LOTO staff, including Milne, then intervened, briefing on background that “it is highly unlikely that Ken Livingstone would be reinstated unless and until those issues were investigated and resolved. And It would be wrong to suggest reinstatement is inevitable”.[828] This resulted in the following clarification:

 

After a day of confusion in the high command, Labour officials said that an NEC inquiry first announced ten months ago by Jeremy Corbyn, but never begun, would probably be opened next month – just weeks before the former London mayor’s twoyear suspension is due to end on 27 April. The about-turn by Labour came after the Observer contacted party sources on Friday and was told in repeated exchanges that no further action was in the pipeline and that the former London mayor was likely be allowed back in as a full member. When this was reported on

Guardian.co.uk there was a furious reaction from Labour MPs and members.

 

Five hours later, the party changed its line and said it would be inaccurate to suggest either that no further investigation was planned or that Livingstone was on course to be readmitted. It said the NEC would probably begin looking at uninvestigated claims against him next month.[829]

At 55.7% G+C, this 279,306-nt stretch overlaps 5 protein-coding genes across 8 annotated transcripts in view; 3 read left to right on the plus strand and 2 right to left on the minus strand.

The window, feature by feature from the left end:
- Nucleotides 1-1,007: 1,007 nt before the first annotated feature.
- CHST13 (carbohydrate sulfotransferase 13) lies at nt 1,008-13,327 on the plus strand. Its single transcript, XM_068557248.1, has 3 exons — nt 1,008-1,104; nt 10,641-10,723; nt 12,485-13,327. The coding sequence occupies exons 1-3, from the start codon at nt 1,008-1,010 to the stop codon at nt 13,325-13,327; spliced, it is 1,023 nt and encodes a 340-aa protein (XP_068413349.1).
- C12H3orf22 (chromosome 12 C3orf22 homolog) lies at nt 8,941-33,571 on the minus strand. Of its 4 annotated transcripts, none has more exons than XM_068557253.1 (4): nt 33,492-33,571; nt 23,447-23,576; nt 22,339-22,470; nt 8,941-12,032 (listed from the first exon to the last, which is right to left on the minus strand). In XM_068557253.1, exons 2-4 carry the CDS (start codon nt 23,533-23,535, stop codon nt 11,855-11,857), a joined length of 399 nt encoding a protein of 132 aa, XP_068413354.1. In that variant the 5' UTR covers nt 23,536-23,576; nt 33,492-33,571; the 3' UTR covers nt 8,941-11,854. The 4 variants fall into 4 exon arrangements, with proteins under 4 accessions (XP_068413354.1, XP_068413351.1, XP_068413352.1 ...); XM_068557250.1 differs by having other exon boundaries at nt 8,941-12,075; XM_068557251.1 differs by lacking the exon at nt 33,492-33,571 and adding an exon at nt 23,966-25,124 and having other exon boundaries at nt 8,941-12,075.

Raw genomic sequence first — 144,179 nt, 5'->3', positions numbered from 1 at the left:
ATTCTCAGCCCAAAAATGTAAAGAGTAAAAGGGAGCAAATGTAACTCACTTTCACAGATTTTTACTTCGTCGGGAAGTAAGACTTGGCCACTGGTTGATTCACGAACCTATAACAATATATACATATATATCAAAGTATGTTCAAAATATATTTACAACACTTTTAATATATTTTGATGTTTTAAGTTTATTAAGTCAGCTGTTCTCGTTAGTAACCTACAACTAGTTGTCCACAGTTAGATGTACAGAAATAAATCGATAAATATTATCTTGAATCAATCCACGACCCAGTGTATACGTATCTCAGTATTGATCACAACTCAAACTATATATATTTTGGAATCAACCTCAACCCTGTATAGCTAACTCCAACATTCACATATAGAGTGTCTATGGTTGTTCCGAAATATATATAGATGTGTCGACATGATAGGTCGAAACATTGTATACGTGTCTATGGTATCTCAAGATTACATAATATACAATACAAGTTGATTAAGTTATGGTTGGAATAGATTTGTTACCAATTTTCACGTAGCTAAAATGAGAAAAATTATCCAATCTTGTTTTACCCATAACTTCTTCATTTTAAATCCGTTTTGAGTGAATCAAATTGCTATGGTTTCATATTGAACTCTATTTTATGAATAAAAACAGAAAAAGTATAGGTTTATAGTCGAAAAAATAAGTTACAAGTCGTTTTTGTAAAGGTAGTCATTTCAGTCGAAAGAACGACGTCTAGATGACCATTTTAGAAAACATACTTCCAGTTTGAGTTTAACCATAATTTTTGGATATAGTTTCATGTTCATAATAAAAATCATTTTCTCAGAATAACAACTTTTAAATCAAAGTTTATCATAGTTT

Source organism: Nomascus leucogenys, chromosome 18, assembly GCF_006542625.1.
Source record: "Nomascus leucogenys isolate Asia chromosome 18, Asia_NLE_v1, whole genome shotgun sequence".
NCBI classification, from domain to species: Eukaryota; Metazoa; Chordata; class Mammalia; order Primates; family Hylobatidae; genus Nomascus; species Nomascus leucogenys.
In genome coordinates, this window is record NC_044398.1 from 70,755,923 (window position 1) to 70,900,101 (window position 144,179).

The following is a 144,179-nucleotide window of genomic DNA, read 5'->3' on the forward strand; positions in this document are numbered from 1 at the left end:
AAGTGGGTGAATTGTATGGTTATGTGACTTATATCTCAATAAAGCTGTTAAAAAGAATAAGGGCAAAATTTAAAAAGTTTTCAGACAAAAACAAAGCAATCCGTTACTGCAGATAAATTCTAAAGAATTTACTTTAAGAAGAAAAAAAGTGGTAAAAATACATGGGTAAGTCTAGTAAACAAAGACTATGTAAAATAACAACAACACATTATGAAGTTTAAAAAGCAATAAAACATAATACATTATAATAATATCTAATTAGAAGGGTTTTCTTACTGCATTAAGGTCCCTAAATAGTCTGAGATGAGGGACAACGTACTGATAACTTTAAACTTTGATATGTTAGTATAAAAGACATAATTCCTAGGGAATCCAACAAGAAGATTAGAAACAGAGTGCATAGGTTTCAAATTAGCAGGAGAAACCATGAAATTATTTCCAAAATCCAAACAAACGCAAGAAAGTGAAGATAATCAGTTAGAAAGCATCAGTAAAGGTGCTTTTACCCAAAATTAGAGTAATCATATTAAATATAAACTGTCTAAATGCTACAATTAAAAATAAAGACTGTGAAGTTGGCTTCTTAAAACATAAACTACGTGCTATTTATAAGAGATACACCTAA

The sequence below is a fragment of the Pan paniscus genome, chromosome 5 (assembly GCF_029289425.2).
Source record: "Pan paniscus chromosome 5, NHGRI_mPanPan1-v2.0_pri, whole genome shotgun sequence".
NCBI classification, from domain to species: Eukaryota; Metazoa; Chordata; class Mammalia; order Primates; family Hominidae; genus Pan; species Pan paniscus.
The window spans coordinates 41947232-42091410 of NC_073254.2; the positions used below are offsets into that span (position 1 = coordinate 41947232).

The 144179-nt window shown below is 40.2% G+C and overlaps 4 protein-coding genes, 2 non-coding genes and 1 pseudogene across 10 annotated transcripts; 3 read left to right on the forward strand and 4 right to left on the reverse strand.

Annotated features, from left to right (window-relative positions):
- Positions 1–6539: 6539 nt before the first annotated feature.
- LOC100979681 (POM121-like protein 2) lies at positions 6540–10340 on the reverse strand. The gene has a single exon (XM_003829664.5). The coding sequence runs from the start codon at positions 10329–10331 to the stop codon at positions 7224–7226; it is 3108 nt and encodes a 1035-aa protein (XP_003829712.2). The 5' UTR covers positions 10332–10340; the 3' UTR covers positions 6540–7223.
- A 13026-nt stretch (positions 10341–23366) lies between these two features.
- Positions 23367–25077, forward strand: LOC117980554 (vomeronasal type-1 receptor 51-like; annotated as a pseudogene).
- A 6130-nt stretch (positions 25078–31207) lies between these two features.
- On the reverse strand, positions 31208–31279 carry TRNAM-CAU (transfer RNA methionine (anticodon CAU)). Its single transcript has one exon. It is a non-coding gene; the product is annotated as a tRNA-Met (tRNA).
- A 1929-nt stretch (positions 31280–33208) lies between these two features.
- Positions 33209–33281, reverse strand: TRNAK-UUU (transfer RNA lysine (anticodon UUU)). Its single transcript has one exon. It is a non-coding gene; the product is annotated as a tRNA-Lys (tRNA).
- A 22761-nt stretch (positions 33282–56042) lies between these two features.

This was discussed the “SKEI” group chat:

 

[24/02/2018, 14:29:05] Emilie Oldknow: https://www.theguardian.com/politics/2018/feb/24/ken-livingstone-hitlersuspension-end-no-further-action

[24/02/2018, 14:44:58] Karie Murphy: Ben just sent me it.

Catch up soon as on this one? No change this end to our suggested solution. [24/02/2018, 17:58:15] Seumas: Unfortunately Steph [Driver, Deputy Head of Press] briefed observer after talking to john Stolliday without discussing it further.. we now pouring cold water on background

[24/02/2018, 19:10:26] Emilie Oldknow: ????

[24/02/2018, 22:30:05] Seumas: Mean briefing led observer to say ken coming back because post hearing allegations not investigated blah blah

 

The following day, Milne noted that he had never understood why the Party had delayed so long in investigating Livingstone’s further comments:

 

[25/02/2018, 15:16:22] Seumas: Emilie, in our discussions about the KL saga I never quite got why the second investigation was never started, which observer has today made into a thing?